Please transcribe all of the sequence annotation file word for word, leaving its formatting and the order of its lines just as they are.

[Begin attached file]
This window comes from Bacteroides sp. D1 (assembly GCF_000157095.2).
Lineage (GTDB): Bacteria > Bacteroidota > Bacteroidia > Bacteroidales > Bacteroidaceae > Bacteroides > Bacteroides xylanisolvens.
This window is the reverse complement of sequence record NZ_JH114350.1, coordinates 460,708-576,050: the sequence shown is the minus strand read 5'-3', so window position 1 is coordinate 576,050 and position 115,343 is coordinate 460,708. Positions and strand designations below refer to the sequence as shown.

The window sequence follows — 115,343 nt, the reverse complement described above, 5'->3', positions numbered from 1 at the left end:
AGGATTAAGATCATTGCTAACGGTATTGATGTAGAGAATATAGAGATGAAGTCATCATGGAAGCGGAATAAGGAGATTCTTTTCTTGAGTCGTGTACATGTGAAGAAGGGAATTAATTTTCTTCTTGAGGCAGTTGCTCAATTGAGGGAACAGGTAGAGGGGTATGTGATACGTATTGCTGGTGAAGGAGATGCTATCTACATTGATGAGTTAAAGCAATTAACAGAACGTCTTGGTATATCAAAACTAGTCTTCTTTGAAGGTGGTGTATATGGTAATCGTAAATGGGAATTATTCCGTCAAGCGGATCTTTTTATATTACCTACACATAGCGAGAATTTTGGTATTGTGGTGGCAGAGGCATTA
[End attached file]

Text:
This window comes from Bacteroides sp. D1 (assembly GCF_000157095.2).
Lineage (GTDB): Bacteria > Bacteroidota > Bacteroidia > Bacteroidales > Bacteroidaceae > Bacteroides > Bacteroides xylanisolvens.
This window is the reverse complement of sequence record NZ_JH114350.1, coordinates 460,708-576,050: the sequence shown is the minus strand read 5'-3', so window position 1 is coordinate 576,050 and position 115,343 is coordinate 460,708. Positions and strand designations below refer to the sequence as shown.

The window sequence follows — 115,343 nt, the reverse complement described above, 5'->3', positions numbered from 1 at the left end:
AGGATTAAGATCATTGCTAACGGTATTGATGTAGAGAATATAGAGATGAAGTCATCATGGAAGCGGAATAAGGAGATTCTTTTCTTGAGTCGTGTACATGTGAAGAAGGGAATTAATTTTCTTCTTGAGGCAGTTGCTCAATTGAGGGAACAGGTAGAGGGGTATGTGATACGTATTGCTGGTGAAGGAGATGCTATCTACATTGATGAGTTAAAGCAATTAACAGAACGTCTTGGTATATCAAAACTAGTCTTCTTTGAAGGTGGTGTATATGGTAATCGTAAATGGGAATTATTCCGTCAAGCGGATCTTTTTATATTACCTACACATAGCGAGAATTTTGGTATTGTGGTGGCAGAGGCATTA